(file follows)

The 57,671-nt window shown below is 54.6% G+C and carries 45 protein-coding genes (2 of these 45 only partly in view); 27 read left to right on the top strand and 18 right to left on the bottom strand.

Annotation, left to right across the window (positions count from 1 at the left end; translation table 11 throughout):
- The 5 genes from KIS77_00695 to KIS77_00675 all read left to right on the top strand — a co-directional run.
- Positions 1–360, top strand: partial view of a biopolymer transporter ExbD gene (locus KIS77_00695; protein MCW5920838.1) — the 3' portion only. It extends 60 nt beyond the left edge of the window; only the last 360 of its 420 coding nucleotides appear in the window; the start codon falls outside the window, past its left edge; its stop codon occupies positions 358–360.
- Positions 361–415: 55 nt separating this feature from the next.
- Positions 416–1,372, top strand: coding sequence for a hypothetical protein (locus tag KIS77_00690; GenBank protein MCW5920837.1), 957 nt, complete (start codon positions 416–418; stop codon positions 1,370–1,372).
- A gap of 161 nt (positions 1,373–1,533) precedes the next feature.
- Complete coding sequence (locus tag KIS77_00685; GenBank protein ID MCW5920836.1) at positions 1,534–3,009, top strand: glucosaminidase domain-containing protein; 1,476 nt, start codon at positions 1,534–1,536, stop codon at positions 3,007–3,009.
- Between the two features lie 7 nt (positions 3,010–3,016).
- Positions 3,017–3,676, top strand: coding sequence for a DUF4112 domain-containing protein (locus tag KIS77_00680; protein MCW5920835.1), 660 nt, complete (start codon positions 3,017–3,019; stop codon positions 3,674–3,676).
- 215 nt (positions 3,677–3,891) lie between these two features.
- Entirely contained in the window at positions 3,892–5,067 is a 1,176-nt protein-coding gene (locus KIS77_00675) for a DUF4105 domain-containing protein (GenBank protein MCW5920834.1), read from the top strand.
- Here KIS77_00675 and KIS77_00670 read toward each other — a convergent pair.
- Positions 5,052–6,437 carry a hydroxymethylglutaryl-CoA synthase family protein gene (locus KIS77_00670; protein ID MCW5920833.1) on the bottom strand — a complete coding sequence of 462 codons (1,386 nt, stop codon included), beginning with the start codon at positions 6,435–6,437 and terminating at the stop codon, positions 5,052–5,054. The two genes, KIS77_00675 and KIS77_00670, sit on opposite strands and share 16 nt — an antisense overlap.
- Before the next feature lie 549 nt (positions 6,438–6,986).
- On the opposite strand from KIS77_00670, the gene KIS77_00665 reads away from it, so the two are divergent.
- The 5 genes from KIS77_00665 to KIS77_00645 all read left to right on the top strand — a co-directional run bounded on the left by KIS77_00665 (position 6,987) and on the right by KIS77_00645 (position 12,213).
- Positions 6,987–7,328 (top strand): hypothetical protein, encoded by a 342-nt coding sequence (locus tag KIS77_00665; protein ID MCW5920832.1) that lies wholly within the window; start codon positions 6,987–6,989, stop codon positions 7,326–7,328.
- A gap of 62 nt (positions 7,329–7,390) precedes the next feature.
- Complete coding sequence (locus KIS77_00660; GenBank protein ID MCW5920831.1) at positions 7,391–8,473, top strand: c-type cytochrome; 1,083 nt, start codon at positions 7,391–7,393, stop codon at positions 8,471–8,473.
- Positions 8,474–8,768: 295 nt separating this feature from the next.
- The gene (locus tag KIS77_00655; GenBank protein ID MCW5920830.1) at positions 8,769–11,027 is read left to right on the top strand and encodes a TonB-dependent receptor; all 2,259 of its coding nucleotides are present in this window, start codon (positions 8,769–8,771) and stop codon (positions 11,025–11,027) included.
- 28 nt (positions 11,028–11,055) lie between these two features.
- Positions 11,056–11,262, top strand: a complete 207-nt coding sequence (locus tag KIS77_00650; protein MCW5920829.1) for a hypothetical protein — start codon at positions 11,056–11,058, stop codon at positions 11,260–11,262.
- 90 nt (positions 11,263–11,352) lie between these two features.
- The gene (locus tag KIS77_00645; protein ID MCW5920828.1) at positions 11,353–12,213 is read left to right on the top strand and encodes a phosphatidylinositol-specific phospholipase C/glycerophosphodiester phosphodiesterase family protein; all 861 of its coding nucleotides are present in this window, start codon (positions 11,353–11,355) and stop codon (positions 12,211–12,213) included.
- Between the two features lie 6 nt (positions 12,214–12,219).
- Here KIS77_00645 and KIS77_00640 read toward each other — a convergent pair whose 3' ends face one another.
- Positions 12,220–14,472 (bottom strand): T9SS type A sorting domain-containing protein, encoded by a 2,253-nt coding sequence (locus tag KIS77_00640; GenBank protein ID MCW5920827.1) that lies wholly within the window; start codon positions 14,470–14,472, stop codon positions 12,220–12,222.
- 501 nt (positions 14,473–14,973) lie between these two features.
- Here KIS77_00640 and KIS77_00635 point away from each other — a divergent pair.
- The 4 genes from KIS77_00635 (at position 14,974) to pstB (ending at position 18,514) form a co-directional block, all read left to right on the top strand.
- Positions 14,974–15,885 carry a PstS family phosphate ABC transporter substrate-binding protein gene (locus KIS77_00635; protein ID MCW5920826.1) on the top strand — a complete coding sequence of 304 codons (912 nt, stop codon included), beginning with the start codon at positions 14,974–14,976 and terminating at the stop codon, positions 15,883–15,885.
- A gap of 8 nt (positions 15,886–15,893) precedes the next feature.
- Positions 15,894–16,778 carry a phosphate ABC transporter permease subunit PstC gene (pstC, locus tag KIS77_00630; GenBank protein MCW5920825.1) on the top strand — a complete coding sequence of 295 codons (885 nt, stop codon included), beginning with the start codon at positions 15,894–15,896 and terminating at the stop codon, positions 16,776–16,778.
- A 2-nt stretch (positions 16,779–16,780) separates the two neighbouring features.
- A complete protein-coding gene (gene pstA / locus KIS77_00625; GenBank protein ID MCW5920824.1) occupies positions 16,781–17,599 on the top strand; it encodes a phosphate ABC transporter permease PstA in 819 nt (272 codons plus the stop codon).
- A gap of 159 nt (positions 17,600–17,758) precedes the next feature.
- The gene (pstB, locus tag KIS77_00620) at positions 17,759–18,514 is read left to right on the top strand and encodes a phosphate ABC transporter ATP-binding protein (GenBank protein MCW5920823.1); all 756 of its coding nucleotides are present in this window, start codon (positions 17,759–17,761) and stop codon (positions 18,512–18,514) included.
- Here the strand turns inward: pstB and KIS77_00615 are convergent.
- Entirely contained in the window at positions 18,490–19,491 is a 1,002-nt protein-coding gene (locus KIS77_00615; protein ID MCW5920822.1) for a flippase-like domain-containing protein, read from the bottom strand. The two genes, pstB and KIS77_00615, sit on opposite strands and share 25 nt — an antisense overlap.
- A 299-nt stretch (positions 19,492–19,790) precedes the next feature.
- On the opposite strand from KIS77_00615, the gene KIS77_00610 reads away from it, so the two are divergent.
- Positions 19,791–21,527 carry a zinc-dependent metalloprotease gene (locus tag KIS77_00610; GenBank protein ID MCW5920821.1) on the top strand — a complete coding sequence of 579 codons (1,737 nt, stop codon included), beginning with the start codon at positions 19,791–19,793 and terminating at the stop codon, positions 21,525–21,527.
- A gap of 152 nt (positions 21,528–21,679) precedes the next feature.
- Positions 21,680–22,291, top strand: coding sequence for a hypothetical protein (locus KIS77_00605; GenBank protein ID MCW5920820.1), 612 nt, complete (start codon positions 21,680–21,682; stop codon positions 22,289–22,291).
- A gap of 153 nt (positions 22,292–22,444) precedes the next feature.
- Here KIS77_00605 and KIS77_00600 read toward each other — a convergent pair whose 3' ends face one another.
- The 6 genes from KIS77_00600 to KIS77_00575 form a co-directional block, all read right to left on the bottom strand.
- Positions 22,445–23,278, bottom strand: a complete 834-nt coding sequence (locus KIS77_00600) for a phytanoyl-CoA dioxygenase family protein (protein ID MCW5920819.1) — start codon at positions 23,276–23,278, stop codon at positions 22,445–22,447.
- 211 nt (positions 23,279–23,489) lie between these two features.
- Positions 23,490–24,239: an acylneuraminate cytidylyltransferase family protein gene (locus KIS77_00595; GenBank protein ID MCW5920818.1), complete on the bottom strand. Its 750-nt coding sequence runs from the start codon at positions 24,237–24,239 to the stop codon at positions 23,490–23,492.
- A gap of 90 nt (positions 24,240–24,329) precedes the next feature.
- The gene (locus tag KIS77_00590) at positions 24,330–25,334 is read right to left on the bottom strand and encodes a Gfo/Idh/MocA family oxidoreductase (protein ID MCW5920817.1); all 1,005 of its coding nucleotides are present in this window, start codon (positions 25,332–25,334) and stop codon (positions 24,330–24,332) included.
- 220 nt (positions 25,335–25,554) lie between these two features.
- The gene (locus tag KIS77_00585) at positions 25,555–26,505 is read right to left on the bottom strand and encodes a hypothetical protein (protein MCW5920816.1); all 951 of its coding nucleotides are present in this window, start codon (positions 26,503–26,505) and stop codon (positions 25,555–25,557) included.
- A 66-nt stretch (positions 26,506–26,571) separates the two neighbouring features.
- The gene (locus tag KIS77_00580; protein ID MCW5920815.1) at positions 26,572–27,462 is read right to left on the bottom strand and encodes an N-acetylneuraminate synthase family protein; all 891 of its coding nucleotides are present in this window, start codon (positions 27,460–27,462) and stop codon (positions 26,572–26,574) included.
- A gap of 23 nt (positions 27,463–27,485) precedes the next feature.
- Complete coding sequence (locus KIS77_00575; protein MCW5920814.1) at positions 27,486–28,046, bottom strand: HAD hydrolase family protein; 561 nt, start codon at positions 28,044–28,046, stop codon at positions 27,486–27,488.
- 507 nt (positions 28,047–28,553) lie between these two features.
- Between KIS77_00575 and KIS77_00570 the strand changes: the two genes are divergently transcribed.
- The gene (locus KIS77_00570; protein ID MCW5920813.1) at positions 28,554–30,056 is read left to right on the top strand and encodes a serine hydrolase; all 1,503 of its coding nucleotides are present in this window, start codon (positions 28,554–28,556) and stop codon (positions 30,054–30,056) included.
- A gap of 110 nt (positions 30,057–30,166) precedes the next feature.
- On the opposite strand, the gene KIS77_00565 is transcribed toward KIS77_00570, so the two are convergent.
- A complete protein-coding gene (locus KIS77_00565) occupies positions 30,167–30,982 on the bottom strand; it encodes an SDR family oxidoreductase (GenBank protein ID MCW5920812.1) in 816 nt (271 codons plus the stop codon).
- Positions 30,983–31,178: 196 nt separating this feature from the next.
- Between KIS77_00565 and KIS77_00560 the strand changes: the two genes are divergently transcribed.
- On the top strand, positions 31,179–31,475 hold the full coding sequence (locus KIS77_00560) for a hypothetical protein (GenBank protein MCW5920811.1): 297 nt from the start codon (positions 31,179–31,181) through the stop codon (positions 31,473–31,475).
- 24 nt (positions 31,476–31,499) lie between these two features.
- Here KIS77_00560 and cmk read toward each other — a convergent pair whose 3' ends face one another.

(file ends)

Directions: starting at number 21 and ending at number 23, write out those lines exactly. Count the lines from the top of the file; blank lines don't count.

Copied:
- Positions 8,474–8,768: 295 nt separating this feature from the next.
- The gene (locus tag KIS77_00655; GenBank protein ID MCW5920830.1) at positions 8,769–11,027 is read left to right on the top strand and encodes a TonB-dependent receptor; all 2,259 of its coding nucleotides are present in this window, start codon (positions 8,769–8,771) and stop codon (positions 11,025–11,027) included.
- 28 nt (positions 11,028–11,055) lie between these two features.